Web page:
CAIRO — The European Union, Israel and Egypt signed an agreement on June 15 to boost the export of natural gas from Israel to Europe via Egypt.
The signing of the agreement took place during the 7th Ministerial Meeting of the Eastern Mediterranean Gas Forum (EMGF) held in Cairo.
Egyptian Minister of Petroleum and Mineral Resources Tarek el-Mulla said in a statement at the signing ceremony that the agreement is a very important step that can be built on to promote cooperation between member states. of the EMGF, including the EU.
Israeli Energy Minister Karine Elharrar said the agreement is an important message about the success of cooperation under the EMGF umbrella, which underlines its central role in securing part of the Europe’s energy supply. The fruitful cooperation would allow optimal use of the region’s resources and position Egypt and Israel as important players in the gas market, she continued.
EU Energy Commissioner Kadri Simson said the deal was an opportunity for all to cooperate, especially as the signing of the deal comes at a difficult time for the EU, which is seeking to ensure a reliable energy supply.
The tripartite agreement comes as Europe seeks to meet its gas needs from eastern Mediterranean resources as part of a plan to reduce dependence on Russian gas imports which have been affected by the Russian invasion of Ukraine.
Under the deal, the Israeli gas will be transported by pipeline to liquefaction plants at the Damietta and Edco plants on Egypt’s Mediterranean coast, before being exported to Europe.
Charles Ellinas, a nonresident senior fellow at the Atlantic Council Global Energy Center, told Al-Monitor that the EU is seeking to cut Russian gas supplies by two-thirds by the end of 2022 and end its dependence on Russian fossil fuels by 2027.
He said the recent deal is an opportunity for Eastern Mediterranean gas to fill the void for Europe.
Ellinas noted that the most optimal and fastest way to increase the volume of Eastern Mediterranean gas exports to Europe is through Israel’s new Leviathan offshore natural gas field, where production is currently in progress. ongoing, and by the existing liquefaction plants in Egypt and their operation at maximum capacity.
He explained that the gas liquefaction plants enabled Egypt to respond immediately to Europe’s needs. “It fits perfectly with Egyptian aspirations to become a hub for the export of gas from the Eastern Mediterranean to Europe. However, given Europe’s plan to massively increase green energy, the need for gas imports will decrease as we get closer to 2030,” he said.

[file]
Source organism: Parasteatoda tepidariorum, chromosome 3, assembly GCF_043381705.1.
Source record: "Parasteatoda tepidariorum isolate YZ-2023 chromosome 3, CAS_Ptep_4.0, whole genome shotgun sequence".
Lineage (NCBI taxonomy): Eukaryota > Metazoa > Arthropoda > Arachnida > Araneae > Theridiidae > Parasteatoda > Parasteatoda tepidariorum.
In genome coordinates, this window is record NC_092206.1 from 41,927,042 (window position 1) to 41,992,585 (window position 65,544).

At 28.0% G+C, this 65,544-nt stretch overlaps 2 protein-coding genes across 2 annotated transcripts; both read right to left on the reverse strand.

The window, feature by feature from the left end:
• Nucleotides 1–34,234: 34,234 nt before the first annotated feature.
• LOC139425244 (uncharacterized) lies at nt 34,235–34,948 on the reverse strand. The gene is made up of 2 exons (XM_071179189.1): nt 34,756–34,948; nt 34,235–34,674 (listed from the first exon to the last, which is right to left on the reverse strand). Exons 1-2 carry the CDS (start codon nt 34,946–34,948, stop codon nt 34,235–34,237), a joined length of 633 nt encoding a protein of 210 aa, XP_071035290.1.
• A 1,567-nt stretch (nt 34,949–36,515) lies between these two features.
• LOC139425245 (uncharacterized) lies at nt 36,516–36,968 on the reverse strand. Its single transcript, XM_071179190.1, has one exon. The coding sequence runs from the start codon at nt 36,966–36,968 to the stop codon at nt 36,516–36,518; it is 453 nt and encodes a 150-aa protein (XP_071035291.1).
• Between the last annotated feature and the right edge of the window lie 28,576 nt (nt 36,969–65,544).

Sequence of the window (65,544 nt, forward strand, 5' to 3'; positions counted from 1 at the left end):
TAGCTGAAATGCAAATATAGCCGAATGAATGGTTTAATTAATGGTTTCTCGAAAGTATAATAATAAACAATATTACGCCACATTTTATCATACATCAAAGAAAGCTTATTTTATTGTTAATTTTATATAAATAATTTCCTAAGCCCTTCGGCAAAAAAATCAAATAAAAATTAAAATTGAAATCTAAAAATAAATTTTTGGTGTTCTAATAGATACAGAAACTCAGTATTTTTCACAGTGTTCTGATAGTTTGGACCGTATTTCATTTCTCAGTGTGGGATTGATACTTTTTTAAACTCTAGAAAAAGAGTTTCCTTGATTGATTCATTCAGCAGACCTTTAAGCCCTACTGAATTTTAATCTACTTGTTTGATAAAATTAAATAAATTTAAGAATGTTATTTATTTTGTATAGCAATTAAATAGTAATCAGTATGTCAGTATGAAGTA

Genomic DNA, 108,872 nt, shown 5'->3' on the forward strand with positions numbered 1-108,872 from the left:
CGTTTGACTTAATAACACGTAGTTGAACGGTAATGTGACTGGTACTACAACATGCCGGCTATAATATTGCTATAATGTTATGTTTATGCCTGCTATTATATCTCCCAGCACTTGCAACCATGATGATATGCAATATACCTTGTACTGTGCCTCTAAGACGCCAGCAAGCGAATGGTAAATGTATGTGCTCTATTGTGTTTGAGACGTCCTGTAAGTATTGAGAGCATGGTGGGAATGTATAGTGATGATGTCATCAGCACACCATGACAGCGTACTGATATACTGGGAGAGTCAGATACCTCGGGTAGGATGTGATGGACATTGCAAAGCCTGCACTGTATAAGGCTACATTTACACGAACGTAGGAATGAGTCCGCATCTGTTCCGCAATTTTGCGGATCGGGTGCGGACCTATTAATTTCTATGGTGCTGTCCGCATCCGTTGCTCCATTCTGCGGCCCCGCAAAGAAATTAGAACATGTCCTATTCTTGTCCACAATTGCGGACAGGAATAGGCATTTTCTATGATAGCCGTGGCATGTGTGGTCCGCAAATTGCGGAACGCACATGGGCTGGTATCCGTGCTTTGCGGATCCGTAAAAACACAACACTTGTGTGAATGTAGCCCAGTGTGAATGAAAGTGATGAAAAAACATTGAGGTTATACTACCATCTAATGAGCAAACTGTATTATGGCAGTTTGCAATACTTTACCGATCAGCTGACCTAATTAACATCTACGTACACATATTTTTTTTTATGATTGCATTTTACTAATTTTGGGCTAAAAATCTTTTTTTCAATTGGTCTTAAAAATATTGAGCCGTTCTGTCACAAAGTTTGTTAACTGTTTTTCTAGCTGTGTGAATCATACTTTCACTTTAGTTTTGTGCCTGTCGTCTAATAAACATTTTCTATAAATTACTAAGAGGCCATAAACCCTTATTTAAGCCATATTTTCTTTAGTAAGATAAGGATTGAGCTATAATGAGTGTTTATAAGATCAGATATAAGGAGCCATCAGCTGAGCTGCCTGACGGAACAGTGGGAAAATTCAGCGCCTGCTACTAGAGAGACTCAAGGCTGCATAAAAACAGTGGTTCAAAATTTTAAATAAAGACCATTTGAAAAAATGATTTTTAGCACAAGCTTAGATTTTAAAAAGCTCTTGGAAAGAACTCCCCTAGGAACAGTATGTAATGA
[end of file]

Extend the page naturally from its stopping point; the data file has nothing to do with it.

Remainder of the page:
Ellinas added: “In the long term, it is possible for Egypt to supply Europe with green hydrogen, given that Egypt is the country most capable of meeting European hydrogen needs in the Eastern Mediterranean. Additionally, the abundance of solar and wind power and a number of green hydrogen projects that are currently under development put Egypt on the right track.
He said these projects are an opportunity for Egypt to become a regional leader in the production, use and export of green hydrogen and ammonia.
Egypt is seeking to attract more foreign investment in the green hydrogen production sector. On April 20, the government approved additional incentives for investment in this area.
Maher Aziz, a member of the World Energy Council, told Al-Monitor: “Cooperation among Eastern Mediterranean countries in gas export has been on the table since the formation of the EMGF, which the Egypt sought to establish in order to strengthen its position as an energy supplier. hub of the region.
He said: “The Russian-Ukrainian war, which cast a shadow over Europe’s natural gas supply, showed the backwardness of cooperation between Eastern Mediterranean countries to supply Europe with natural gas. “.
Aziz noted: “If this cooperation had been established two years ago, gas exports to Europe would have brought huge profits to Eastern Mediterranean countries today, especially in light of the surge in world gas prices.
He added: “The opportunity always presents itself, and it is good to start implementing this cooperation on the ground. This could position the Eastern Mediterranean countries as a main hub for gas supplies to Europe, which imports more than 30% of its consumption from Russia. It would also help the Egyptian project to become a regional energy hub. »
According to Elharrar, the agreement signed between Israel, Egypt and the EU is valid for three years and will be automatically renewed for an additional two years. She added, during the signing ceremony, that the agreement amounted to a commitment to share natural gas with Europe and contribute to the energy crisis.
As part of the agreement, the EU will also encourage European companies to participate in exploration tenders in Israel and Egypt. The agreement also provides for the formulation of a plan for the optimal use of the infrastructures linked to the extraction, liquefaction and transport of natural gas.
Aziz said: “Eastern Mediterranean countries have enough natural gas to meet their domestic needs and to export abroad. According to the US Geopolitical Survey, the Eastern Mediterranean has a proven reserve of up to 345 trillion cubic feet of natural gas. This is a huge quantity capable of supplying Europe with gas for the next 20 to 25 years.
Speaking to Masrawy News on June 15, Osama Kamal, Egypt’s former oil minister, said the gas export deal would bring economic and political benefits to the Egyptian state.
He said that Egypt will benefit from gas transit fees and liquefaction fees, and that the agreement will allow Egypt to play a strong and influential political role between certain parties or countries in the Eastern Mediterranean who know gas disputes, including the dispute between Lebanon and Israel.